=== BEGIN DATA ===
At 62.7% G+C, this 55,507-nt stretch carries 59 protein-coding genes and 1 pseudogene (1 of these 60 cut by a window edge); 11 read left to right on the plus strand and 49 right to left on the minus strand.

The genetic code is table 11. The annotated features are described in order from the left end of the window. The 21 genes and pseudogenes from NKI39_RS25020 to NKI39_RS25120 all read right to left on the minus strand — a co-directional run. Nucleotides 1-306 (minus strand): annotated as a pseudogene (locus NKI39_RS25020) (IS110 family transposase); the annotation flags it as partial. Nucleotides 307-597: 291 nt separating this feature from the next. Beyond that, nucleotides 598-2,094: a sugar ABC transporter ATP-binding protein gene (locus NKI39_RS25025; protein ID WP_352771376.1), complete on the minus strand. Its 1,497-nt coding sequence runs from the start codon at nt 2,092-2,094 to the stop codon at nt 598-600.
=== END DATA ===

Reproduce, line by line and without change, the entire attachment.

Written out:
At 62.7% G+C, this 55,507-nt stretch carries 59 protein-coding genes and 1 pseudogene (1 of these 60 cut by a window edge); 11 read left to right on the plus strand and 49 right to left on the minus strand.

The genetic code is table 11. The annotated features are described in order from the left end of the window. The 21 genes and pseudogenes from NKI39_RS25020 to NKI39_RS25120 all read right to left on the minus strand — a co-directional run. Nucleotides 1-306 (minus strand): annotated as a pseudogene (locus NKI39_RS25020) (IS110 family transposase); the annotation flags it as partial. Nucleotides 307-597: 291 nt separating this feature from the next. Beyond that, nucleotides 598-2,094: a sugar ABC transporter ATP-binding protein gene (locus NKI39_RS25025; protein ID WP_352771376.1), complete on the minus strand. Its 1,497-nt coding sequence runs from the start codon at nt 2,092-2,094 to the stop codon at nt 598-600.